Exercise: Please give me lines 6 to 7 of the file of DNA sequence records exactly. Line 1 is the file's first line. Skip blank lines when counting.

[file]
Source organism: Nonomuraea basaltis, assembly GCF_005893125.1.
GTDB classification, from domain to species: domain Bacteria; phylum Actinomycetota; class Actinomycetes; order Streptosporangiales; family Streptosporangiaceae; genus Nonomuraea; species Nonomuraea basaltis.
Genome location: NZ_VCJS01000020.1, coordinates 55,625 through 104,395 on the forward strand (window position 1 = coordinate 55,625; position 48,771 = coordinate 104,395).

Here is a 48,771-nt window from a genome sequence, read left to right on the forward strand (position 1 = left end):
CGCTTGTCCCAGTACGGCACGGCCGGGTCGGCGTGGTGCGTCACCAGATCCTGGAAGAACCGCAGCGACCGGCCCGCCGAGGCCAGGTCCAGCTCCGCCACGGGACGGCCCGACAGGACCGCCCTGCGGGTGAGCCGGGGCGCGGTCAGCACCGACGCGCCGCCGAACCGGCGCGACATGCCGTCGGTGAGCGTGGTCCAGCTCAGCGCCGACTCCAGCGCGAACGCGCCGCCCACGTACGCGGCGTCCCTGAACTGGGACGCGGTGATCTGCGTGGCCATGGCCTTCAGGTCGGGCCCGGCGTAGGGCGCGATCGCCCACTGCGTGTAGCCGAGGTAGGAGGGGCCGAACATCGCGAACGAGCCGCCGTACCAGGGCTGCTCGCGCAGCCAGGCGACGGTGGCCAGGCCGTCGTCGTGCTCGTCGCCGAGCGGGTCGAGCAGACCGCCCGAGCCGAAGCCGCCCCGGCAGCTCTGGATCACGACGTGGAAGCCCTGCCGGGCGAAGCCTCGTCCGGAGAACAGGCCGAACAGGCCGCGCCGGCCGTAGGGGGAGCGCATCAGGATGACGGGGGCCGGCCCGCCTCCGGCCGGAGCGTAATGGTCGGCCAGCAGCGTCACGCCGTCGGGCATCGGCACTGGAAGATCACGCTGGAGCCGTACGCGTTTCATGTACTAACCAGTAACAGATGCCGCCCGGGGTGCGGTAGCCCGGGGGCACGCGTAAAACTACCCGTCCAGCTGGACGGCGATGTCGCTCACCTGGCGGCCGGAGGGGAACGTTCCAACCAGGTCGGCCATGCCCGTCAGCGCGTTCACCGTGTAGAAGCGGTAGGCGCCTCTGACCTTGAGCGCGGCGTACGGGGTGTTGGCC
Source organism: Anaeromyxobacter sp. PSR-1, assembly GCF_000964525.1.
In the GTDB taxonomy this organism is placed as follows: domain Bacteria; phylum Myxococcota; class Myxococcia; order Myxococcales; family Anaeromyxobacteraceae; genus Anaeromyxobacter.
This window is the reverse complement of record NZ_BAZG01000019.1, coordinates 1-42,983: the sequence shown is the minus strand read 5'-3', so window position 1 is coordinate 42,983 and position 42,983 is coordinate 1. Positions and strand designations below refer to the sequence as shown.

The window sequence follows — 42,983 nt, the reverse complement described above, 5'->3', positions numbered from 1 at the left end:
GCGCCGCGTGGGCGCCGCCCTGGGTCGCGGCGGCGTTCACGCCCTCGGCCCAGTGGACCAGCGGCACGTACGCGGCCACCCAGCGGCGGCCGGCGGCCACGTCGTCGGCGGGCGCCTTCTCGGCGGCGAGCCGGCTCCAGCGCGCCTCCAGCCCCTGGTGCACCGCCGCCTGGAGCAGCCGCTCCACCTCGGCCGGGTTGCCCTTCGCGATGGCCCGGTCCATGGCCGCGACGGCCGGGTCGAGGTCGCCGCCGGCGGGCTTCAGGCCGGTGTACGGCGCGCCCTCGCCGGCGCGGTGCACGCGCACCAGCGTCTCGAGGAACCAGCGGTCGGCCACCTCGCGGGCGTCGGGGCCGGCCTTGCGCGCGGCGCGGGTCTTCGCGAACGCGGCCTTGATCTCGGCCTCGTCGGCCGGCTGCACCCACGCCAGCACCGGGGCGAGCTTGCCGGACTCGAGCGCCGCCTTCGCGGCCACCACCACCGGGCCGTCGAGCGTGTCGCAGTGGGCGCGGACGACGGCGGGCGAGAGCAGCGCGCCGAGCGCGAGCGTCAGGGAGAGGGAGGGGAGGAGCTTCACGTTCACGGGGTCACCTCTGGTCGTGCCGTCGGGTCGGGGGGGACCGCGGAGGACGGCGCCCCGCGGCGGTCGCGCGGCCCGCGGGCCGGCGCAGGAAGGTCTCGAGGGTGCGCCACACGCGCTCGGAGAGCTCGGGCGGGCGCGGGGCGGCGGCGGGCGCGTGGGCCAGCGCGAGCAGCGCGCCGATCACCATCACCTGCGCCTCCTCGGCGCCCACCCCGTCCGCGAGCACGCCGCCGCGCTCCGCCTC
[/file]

Source organism: Anaeromyxobacter sp. PSR-1, assembly GCF_000964525.1.
In the GTDB taxonomy this organism is placed as follows: domain Bacteria; phylum Myxococcota; class Myxococcia; order Myxococcales; family Anaeromyxobacteraceae; genus Anaeromyxobacter.